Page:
The mistake I clung to was alcohol. It was always my drug of choice. I started with it and ended with it and there were other things sprinkled in between. A friend of mine told he once that his drug of choice was “more”. I get it. There was never enough for me. I’d have my first drink and already start to panic that I wouldn’t have enough for the night… no matter how much I had. My sister says she’d bring a bottle of wine to a dinner party and wonder where the rest of the bottles were – like Ok… I’m pitching in, where the hell is the rest?! I clung to my addiction like it was Brad Pitt circa his Thelma and Louise days. I could never get enough. When it was time to stop I hung on tighter. It was like an abusive relationship / I knew it was horrible for me and didn’t know how to get out. I finally did and I work on my sobriety every single day. I had time to get wasted every day so I definitely have time to work on my recovery. Today I cling to sobriety, gratitude, and love. We aspire to leave each place a tiny bit better than when we got there. Happy Saturday, sober family. Keep it simple today.
I would do ANYTHING when I was wasted. People would say oh I bet no one would do this (insert something ridiculous, dangerous, or illegal) and I’d happily volunteer. Consequences never crossed my mind. I literally cannot BELIEVE I’m still alive. I’d pride myself on being the badass drunk chick who could drink like a man, sing like gaga, and drive with one eye open. I’d lie and cheat and steal and wake up not remembering or caring, covered in bruises and scabs. I can’t sing for sh*t, by the way. Those poor musicians when I hijacked their stages. At the end of my not so illustrious drinking career I would have moments of clarity. I’d actually google how long it would be until my liver failed. I’d research the amount of alcohol I could drink at my weight before something really medically serious would happen. Why was I purposely ingesting ethanol in copious amounts? I’d get deep in the cups and cry. I didn’t know how to stop and I didn’t know how to keep going. My brain was foggy and my spirit was empty. I couldn’t do it for one more second. I waved the white flag and gave alcohol the win. Happy Friday, sober family. Sobriety gives me more than alcohol ever promised. Keep it simple today.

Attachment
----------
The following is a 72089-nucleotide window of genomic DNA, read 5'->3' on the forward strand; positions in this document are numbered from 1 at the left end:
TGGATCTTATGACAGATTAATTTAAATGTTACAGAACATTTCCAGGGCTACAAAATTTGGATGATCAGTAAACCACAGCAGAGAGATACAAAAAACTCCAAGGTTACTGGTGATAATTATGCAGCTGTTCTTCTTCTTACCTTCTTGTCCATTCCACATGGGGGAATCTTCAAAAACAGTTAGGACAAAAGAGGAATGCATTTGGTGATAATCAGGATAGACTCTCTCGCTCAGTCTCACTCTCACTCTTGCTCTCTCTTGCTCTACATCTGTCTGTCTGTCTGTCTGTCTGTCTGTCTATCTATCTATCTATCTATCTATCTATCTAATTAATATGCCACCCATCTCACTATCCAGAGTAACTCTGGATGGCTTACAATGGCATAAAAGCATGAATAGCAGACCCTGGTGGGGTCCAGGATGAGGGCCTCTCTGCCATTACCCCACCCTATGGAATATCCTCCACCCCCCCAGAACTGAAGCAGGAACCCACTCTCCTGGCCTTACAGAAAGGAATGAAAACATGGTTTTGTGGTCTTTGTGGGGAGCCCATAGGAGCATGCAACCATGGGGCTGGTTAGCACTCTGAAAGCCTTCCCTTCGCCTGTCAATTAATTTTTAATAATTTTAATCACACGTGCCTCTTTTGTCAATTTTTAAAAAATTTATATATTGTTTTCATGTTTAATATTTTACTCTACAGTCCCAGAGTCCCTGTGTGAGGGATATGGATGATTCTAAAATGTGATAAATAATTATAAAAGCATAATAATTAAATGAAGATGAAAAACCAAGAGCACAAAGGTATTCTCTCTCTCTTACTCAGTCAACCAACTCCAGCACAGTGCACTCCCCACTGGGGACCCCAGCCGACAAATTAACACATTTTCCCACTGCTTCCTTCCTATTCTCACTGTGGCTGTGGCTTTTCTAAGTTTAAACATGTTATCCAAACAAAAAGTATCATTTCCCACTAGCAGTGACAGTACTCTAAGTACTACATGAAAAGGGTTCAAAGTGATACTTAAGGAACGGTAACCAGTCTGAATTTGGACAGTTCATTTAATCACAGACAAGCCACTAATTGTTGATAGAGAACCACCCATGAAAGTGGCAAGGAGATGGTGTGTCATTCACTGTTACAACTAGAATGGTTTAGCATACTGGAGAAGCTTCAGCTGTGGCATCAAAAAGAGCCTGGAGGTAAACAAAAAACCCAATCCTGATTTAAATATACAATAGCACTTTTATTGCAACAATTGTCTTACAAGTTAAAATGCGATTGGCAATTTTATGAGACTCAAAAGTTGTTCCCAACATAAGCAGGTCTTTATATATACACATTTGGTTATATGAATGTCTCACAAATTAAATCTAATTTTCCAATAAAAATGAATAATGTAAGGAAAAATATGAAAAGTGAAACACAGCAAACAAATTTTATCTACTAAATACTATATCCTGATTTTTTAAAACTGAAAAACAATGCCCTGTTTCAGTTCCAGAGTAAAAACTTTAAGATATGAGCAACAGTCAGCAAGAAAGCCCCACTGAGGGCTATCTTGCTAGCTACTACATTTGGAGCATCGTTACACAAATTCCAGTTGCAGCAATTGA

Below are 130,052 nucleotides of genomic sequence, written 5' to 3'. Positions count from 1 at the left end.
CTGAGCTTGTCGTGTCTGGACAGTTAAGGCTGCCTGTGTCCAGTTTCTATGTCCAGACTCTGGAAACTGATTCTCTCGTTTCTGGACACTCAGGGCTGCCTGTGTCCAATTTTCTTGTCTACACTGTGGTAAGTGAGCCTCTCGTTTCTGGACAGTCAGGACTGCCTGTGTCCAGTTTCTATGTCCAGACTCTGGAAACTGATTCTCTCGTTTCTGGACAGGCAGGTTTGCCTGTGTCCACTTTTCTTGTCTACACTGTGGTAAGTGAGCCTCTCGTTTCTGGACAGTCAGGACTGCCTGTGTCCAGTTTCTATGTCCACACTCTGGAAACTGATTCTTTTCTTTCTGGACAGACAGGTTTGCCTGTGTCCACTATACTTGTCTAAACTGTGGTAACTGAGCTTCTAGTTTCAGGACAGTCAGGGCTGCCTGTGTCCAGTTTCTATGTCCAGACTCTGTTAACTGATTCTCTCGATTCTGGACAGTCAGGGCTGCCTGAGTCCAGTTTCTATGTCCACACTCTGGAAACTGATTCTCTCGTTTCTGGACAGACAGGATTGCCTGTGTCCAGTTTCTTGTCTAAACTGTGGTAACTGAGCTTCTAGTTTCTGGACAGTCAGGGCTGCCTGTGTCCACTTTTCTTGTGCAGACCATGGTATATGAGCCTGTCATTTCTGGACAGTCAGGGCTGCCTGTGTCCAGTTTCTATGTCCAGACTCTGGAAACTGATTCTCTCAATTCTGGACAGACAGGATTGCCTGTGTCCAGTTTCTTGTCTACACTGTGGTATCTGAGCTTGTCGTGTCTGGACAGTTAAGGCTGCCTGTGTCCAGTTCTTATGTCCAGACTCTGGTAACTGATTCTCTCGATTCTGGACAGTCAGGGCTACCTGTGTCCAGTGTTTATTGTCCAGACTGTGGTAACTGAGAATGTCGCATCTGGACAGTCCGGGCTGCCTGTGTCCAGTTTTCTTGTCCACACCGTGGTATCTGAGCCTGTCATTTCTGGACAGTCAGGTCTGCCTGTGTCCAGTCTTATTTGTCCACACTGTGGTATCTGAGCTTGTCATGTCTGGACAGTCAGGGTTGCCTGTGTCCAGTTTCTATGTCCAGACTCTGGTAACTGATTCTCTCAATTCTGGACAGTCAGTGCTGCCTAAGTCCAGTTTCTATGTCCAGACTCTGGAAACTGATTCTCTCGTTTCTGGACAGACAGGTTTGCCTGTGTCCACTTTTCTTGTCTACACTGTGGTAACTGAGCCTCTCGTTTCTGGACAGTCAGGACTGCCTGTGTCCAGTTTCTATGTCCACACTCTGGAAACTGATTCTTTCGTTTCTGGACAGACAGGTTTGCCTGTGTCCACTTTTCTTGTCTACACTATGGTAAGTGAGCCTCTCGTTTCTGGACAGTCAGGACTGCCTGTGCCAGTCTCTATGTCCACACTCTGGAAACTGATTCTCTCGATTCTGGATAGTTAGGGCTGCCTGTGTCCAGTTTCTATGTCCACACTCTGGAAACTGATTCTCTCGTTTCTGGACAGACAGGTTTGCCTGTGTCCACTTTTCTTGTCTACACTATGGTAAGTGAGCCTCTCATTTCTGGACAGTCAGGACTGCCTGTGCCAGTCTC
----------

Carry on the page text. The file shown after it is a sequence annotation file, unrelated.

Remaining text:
I don’t fantasize about drinking anymore. Which is crazy. But I sure used to.
I’d glance at people enjoying a lunch on a gorgeous spring day, with a fresh basket of bread and wine in glasses that catch the light.
Laughing and clinking glasses and sipping while eating and chatting.
It’s weird that I fantasized about doing what they were doing, because the reality is there’s no way I would have enjoyed sipping one dainty glass of wine over a 90 minute lunch.
That would be miserable. If I had to be there, I’d be done with my wine and wondering why no one was ordering more. I’d try to hurry things along so I could stop obsessing about how dumb it is to drink a few sips of alcohol and not even worry about not feeling the effect.
I heard someone say once that she was wishing she could sit in a lovely little French cafe with a friend and a glass of champagne. And then she said the voice in her head said, “Bitch, you don’t drink like that.”
Exactly. I didn’t, I can’t, and I won’t.
For me, it’s just easier not to drink at all.
Happy Saturday, sober family!
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I knew I was an alcoholic but I didn’t know all that entailed. I thought if I could just quit drinking my life would fall into place. Putting the bottle down was a start. It was so huge. When I had a week sober I wanted to tell everyone I had ever met…”I DID IT FOR A WEEK!” So I did- tell everyone. Most people who knew me couldn’t believe it. After I had a bit of clarity… months into my sobriety, I realized that the “ISMS” in alcoholism is no bullshit. People say “I got sober because I had a drinking problem, now I know I have a thinking problem”. We are wired differently. That’s why when someone says we should just use willpower and quit that it never works. The I, Self, Me (isms) don’t disappear unless we focus on changing the way we think, act, and live. I never understood how people used to call me selfish. I know it always was all about me- what I wanted to do, where I wanted to go, who I wanted to be there. I tried to control the world around me. It’s insane to look back on all of those years and realize that people still loved me. They’re better people than I used to be. Now I try to starve the ego, feed the soul, and hopefully help another person struggling with addiction. Happy Saturday, sober family. Keep it simple today.